The arbitration with UnitedHealthcare is one of the first steps on NYC Health + Hospitals’ part to begin implementing its internal changes. With a new emphasis on reviewing denied claims, there may be more changes and challenges on the hospital system’s part toward other insurance providers and payers.

Emergency services are lucrative for a hospital’s income. For NYC Health + Hospitals, which has been losing profits due to improper coding and billing visits, winning the arbitration could make up for some of that lost revenue.

The purpose of the arbitration is on changing NYC Health + Hospitals’ internal policies, but UnitedHealthcare’s status as the nation’s largest public health care system could influence other companies’ medical claims procedures. More insurance companies may also restrict emergency care procedures, or the arbitration could discourage similar action.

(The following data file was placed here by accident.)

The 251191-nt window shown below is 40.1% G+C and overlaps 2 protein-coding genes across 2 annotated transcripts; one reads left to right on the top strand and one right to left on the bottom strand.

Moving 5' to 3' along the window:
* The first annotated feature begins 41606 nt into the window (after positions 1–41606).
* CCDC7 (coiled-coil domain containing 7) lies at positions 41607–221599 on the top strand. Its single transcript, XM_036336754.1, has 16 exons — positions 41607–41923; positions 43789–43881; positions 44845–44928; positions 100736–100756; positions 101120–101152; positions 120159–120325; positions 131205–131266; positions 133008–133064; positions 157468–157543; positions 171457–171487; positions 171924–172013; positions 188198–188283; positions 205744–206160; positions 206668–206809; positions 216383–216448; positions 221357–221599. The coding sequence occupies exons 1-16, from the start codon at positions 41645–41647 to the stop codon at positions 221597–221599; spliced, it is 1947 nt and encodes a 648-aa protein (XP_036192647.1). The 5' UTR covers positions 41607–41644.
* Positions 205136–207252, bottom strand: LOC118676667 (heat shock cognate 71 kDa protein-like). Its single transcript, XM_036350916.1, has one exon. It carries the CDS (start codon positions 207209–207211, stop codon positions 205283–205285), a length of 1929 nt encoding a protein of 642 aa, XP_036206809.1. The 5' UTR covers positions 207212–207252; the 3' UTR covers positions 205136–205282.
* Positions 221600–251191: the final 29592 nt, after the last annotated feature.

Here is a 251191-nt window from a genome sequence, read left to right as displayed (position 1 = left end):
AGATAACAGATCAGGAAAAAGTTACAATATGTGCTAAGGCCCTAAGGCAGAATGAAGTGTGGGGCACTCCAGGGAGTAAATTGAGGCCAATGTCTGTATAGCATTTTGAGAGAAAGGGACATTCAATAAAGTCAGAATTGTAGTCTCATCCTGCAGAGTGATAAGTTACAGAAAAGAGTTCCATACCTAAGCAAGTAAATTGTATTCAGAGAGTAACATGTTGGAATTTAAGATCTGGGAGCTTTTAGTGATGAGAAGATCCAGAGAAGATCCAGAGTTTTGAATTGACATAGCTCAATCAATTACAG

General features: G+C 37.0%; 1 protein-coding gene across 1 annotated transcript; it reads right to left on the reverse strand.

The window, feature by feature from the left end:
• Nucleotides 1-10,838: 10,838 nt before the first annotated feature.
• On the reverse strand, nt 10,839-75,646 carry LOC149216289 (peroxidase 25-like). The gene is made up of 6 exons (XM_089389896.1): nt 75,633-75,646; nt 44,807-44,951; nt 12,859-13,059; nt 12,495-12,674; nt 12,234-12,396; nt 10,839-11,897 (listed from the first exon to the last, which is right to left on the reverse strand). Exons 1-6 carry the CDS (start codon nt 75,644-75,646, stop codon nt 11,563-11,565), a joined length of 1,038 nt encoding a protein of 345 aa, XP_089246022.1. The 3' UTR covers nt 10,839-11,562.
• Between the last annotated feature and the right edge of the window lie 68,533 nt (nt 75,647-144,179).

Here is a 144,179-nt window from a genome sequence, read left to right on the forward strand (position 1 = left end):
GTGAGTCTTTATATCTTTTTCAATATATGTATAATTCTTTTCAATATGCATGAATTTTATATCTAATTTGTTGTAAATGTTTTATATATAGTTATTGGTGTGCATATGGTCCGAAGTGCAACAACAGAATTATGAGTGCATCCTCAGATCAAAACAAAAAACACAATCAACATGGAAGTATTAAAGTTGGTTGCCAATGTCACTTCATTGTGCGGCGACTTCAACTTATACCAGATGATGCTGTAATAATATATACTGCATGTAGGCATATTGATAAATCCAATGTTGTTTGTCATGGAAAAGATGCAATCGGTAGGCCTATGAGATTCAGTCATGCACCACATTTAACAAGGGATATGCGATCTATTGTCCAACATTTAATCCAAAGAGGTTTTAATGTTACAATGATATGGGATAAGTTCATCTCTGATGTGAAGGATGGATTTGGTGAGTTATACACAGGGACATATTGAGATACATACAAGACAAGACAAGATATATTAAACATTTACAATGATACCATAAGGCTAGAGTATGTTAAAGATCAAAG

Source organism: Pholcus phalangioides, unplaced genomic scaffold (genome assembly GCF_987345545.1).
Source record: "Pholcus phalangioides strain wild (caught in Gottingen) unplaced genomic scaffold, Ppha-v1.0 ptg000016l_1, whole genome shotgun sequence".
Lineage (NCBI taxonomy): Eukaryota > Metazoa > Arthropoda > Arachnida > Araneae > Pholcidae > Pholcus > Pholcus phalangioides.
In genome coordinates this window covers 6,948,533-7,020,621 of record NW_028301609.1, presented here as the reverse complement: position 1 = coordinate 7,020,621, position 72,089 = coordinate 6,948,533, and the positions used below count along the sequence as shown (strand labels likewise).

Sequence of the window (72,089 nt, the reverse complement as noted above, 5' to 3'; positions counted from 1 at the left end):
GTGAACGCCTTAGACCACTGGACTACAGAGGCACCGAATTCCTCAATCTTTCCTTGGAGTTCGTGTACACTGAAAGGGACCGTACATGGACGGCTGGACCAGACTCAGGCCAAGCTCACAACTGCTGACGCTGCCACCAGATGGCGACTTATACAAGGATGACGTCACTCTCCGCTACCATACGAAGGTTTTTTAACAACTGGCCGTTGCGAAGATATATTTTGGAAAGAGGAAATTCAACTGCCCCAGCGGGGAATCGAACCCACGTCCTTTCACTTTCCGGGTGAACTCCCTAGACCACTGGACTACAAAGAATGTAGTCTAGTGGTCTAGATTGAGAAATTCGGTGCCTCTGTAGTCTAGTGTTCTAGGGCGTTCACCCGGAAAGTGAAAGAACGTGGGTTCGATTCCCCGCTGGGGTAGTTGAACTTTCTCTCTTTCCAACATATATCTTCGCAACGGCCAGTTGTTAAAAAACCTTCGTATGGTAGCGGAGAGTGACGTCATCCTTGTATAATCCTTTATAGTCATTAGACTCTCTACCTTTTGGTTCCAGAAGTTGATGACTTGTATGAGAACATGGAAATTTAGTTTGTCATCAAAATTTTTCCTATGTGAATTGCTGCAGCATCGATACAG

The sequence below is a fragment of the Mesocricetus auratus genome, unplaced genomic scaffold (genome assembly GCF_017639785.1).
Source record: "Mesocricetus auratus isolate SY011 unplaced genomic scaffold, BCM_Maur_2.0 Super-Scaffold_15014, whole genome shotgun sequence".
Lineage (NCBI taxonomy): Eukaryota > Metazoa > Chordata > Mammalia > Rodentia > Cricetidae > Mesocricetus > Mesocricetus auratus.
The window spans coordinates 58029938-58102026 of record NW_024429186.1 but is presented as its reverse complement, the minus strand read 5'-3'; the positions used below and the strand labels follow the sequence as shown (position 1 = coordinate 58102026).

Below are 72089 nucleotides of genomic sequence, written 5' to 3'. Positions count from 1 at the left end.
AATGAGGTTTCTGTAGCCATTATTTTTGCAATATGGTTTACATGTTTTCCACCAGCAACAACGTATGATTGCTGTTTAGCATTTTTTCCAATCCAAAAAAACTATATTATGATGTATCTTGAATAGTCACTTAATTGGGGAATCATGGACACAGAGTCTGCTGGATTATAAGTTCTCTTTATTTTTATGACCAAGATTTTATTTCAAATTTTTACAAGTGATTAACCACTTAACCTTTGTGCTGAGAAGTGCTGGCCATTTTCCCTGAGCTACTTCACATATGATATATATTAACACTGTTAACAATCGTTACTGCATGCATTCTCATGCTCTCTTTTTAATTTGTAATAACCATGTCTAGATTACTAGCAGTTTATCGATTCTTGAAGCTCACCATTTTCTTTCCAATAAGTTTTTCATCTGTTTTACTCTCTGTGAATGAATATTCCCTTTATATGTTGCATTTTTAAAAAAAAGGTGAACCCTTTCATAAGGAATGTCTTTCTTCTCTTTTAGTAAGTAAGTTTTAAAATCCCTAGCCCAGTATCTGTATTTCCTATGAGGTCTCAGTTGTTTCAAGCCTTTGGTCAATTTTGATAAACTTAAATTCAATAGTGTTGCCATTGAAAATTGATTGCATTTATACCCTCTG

UnitedHealthcare still changed its policy, even when several hospitals sued Anthem after implementing its emergency care and other policy changes. New trends may be forming in medical insurance companies’ procedures, with hospital systems like NYC Health + Hospitals taking stock of how those trends will affect health care.

Sources:
www.modernhealthcare.com/article/20180522/NEWS/180529987
www.healthcaredive.com/news/nyc-health-hospitals-seeks-11m-from-unitedhealthcare-over-denied-claims/524199/
www.fiercehealthcare.com/payer/nyc-health-hospitals-unitedhealthcare-claims-denials-arbitration-emergency
www.uhc.com/
www.beckershospitalreview.com/payer-issues/25-things-to-know-about-unitedhealthcare.html
en.wikipedia.org/wiki/UnitedHealth_Group
www.nerdwallet.com/blog/health/managing-health-insurance/5-reasons-health-insurance-plan-deny-medical-bill/